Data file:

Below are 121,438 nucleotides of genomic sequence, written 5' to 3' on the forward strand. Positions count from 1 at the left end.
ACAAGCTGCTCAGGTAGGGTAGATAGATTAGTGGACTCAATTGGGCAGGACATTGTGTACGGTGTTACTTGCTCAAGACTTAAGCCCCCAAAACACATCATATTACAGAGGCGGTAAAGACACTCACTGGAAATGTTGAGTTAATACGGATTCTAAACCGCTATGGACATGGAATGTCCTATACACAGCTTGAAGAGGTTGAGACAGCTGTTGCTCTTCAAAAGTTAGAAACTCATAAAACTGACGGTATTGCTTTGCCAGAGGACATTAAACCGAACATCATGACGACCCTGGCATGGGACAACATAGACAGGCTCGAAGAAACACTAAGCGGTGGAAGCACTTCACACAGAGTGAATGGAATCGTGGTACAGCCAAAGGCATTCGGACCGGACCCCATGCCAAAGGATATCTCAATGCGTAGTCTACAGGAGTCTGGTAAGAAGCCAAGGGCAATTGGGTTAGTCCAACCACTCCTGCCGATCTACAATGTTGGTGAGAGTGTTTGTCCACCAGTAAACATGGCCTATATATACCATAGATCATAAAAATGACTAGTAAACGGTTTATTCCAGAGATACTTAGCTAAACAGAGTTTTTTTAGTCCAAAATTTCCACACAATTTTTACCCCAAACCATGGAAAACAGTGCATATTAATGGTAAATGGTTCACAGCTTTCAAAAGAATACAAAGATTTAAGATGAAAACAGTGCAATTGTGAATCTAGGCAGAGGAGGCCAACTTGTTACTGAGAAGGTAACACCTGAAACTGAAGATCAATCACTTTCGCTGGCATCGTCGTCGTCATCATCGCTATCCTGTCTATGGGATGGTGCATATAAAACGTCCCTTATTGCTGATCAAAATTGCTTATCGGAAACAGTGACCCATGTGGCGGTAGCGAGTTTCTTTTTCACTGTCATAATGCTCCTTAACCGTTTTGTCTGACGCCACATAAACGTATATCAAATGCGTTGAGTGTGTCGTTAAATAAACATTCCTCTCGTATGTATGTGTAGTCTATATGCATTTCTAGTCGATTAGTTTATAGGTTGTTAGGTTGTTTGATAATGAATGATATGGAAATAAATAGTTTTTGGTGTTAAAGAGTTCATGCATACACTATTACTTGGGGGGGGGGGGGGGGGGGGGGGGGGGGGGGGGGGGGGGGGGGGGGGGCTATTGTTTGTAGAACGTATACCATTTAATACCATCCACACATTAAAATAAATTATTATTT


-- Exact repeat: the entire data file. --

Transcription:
Below are 121,438 nucleotides of genomic sequence, written 5' to 3' on the forward strand. Positions count from 1 at the left end.
ACAAGCTGCTCAGGTAGGGTAGATAGATTAGTGGACTCAATTGGGCAGGACATTGTGTACGGTGTTACTTGCTCAAGACTTAAGCCCCCAAAACACATCATATTACAGAGGCGGTAAAGACACTCACTGGAAATGTTGAGTTAATACGGATTCTAAACCGCTATGGACATGGAATGTCCTATACACAGCTTGAAGAGGTTGAGACAGCTGTTGCTCTTCAAAAGTTAGAAACTCATAAAACTGACGGTATTGCTTTGCCAGAGGACATTAAACCGAACATCATGACGACCCTGGCATGGGACAACATAGACAGGCTCGAAGAAACACTAAGCGGTGGAAGCACTTCACACAGAGTGAATGGAATCGTGGTACAGCCAAAGGCATTCGGACCGGACCCCATGCCAAAGGATATCTCAATGCGTAGTCTACAGGAGTCTGGTAAGAAGCCAAGGGCAATTGGGTTAGTCCAACCACTCCTGCCGATCTACAATGTTGGTGAGAGTGTTTGTCCACCAGTAAACATGGCCTATATATACCATAGATCATAAAAATGACTAGTAAACGGTTTATTCCAGAGATACTTAGCTAAACAGAGTTTTTTTAGTCCAAAATTTCCACACAATTTTTACCCCAAACCATGGAAAACAGTGCATATTAATGGTAAATGGTTCACAGCTTTCAAAAGAATACAAAGATTTAAGATGAAAACAGTGCAATTGTGAATCTAGGCAGAGGAGGCCAACTTGTTACTGAGAAGGTAACACCTGAAACTGAAGATCAATCACTTTCGCTGGCATCGTCGTCGTCATCATCGCTATCCTGTCTATGGGATGGTGCATATAAAACGTCCCTTATTGCTGATCAAAATTGCTTATCGGAAACAGTGACCCATGTGGCGGTAGCGAGTTTCTTTTTCACTGTCATAATGCTCCTTAACCGTTTTGTCTGACGCCACATAAACGTATATCAAATGCGTTGAGTGTGTCGTTAAATAAACATTCCTCTCGTATGTATGTGTAGTCTATATGCATTTCTAGTCGATTAGTTTATAGGTTGTTAGGTTGTTTGATAATGAATGATATGGAAATAAATAGTTTTTGGTGTTAAAGAGTTCATGCATACACTATTACTTGGGGGGGGGGGGGGGGGGGGGGGGGGGGGGGGGGGGGGGGGGGGGGGGCTATTGTTTGTAGAACGTATACCATTTAATACCATCCACACATTAAAATAAATTATTATTT